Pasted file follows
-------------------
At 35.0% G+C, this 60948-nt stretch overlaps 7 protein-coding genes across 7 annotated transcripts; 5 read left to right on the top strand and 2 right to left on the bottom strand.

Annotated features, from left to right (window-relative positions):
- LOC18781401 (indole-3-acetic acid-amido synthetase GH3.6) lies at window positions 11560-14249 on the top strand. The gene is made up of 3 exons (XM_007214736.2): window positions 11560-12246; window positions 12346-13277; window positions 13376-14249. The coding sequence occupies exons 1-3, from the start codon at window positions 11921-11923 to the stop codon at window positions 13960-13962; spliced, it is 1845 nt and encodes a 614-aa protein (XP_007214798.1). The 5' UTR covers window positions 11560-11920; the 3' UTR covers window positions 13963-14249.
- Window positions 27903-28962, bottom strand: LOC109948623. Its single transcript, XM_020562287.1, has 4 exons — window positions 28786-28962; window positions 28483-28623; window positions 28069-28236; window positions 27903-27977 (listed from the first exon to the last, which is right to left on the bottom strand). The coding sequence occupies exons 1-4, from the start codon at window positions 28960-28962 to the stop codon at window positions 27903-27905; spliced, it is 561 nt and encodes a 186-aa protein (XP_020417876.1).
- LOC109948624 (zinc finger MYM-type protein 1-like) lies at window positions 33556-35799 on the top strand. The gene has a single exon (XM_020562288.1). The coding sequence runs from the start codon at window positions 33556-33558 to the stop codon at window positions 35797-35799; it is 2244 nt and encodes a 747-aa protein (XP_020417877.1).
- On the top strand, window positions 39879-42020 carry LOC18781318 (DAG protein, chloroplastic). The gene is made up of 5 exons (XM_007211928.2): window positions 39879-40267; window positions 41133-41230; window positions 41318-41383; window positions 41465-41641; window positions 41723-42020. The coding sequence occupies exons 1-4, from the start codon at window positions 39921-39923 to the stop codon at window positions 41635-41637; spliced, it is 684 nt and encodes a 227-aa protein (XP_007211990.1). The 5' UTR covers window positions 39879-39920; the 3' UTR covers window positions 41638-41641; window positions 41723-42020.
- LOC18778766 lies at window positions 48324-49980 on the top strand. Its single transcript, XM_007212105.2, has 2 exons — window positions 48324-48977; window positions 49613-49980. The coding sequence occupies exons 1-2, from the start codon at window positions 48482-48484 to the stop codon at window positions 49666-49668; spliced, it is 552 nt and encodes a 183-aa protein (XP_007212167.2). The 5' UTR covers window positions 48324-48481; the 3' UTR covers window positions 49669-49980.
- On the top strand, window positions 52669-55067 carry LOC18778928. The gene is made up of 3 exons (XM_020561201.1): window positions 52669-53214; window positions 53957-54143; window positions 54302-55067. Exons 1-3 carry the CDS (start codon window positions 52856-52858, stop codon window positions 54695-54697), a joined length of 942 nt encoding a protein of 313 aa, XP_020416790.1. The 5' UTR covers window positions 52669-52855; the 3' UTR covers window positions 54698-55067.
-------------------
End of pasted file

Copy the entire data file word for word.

At 35.0% G+C, this 60948-nt stretch overlaps 7 protein-coding genes across 7 annotated transcripts; 5 read left to right on the top strand and 2 right to left on the bottom strand.

Annotated features, from left to right (window-relative positions):
- LOC18781401 (indole-3-acetic acid-amido synthetase GH3.6) lies at window positions 11560-14249 on the top strand. The gene is made up of 3 exons (XM_007214736.2): window positions 11560-12246; window positions 12346-13277; window positions 13376-14249. The coding sequence occupies exons 1-3, from the start codon at window positions 11921-11923 to the stop codon at window positions 13960-13962; spliced, it is 1845 nt and encodes a 614-aa protein (XP_007214798.1). The 5' UTR covers window positions 11560-11920; the 3' UTR covers window positions 13963-14249.
- Window positions 27903-28962, bottom strand: LOC109948623. Its single transcript, XM_020562287.1, has 4 exons — window positions 28786-28962; window positions 28483-28623; window positions 28069-28236; window positions 27903-27977 (listed from the first exon to the last, which is right to left on the bottom strand). The coding sequence occupies exons 1-4, from the start codon at window positions 28960-28962 to the stop codon at window positions 27903-27905; spliced, it is 561 nt and encodes a 186-aa protein (XP_020417876.1).
- LOC109948624 (zinc finger MYM-type protein 1-like) lies at window positions 33556-35799 on the top strand. The gene has a single exon (XM_020562288.1). The coding sequence runs from the start codon at window positions 33556-33558 to the stop codon at window positions 35797-35799; it is 2244 nt and encodes a 747-aa protein (XP_020417877.1).
- On the top strand, window positions 39879-42020 carry LOC18781318 (DAG protein, chloroplastic). The gene is made up of 5 exons (XM_007211928.2): window positions 39879-40267; window positions 41133-41230; window positions 41318-41383; window positions 41465-41641; window positions 41723-42020. The coding sequence occupies exons 1-4, from the start codon at window positions 39921-39923 to the stop codon at window positions 41635-41637; spliced, it is 684 nt and encodes a 227-aa protein (XP_007211990.1). The 5' UTR covers window positions 39879-39920; the 3' UTR covers window positions 41638-41641; window positions 41723-42020.
- LOC18778766 lies at window positions 48324-49980 on the top strand. Its single transcript, XM_007212105.2, has 2 exons — window positions 48324-48977; window positions 49613-49980. The coding sequence occupies exons 1-2, from the start codon at window positions 48482-48484 to the stop codon at window positions 49666-49668; spliced, it is 552 nt and encodes a 183-aa protein (XP_007212167.2). The 5' UTR covers window positions 48324-48481; the 3' UTR covers window positions 49669-49980.
- On the top strand, window positions 52669-55067 carry LOC18778928. The gene is made up of 3 exons (XM_020561201.1): window positions 52669-53214; window positions 53957-54143; window positions 54302-55067. Exons 1-3 carry the CDS (start codon window positions 52856-52858, stop codon window positions 54695-54697), a joined length of 942 nt encoding a protein of 313 aa, XP_020416790.1. The 5' UTR covers window positions 52669-52855; the 3' UTR covers window positions 54698-55067.